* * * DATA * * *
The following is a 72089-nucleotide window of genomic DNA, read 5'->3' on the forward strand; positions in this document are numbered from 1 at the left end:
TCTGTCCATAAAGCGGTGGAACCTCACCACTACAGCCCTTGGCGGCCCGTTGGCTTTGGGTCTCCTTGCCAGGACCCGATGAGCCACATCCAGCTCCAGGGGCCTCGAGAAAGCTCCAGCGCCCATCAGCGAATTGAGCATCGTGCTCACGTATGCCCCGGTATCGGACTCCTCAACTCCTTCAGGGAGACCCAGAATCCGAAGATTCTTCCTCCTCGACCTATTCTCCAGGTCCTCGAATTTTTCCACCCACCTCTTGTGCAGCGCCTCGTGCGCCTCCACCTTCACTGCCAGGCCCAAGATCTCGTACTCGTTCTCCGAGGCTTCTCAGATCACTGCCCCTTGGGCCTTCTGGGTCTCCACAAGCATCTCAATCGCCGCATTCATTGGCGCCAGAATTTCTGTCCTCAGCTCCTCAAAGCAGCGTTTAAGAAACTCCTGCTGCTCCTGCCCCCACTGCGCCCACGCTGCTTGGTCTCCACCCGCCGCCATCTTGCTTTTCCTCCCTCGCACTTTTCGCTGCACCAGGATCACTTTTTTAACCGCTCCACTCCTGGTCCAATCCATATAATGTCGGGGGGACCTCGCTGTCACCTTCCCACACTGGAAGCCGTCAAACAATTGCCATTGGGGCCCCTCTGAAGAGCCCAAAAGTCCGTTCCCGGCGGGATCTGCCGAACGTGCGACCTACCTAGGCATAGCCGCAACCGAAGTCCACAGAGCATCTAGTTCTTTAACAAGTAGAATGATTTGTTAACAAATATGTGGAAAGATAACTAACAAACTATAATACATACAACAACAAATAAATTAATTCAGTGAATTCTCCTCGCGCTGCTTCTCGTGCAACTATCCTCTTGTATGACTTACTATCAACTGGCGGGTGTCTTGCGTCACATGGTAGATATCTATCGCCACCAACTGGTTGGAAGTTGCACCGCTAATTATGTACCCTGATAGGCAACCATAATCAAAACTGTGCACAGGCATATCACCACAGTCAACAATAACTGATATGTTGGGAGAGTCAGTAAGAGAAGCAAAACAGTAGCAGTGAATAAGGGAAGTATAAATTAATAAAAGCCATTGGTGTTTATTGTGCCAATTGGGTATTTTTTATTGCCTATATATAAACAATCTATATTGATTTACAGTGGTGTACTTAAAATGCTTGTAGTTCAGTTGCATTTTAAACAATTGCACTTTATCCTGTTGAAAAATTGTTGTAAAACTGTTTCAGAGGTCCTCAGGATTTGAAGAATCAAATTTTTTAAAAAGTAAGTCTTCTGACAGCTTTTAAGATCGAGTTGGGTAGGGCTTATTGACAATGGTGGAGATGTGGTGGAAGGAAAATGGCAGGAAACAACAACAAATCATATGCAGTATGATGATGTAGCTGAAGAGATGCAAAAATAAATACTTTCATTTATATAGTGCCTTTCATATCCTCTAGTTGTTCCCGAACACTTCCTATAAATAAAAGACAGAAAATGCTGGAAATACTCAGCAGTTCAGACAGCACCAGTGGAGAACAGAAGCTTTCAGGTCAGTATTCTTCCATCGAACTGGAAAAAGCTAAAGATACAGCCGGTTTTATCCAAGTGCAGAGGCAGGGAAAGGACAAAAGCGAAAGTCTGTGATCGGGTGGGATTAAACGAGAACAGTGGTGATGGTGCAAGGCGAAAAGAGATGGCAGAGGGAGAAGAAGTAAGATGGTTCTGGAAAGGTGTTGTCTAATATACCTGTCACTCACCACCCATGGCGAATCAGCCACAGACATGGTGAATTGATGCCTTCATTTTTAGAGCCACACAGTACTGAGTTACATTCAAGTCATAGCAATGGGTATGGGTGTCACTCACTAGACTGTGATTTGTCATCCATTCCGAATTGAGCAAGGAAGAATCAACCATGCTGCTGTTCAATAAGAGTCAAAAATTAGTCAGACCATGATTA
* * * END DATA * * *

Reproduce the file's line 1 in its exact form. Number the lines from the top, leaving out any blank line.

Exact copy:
The following is a 72089-nucleotide window of genomic DNA, read 5'->3' on the forward strand; positions in this document are numbered from 1 at the left end: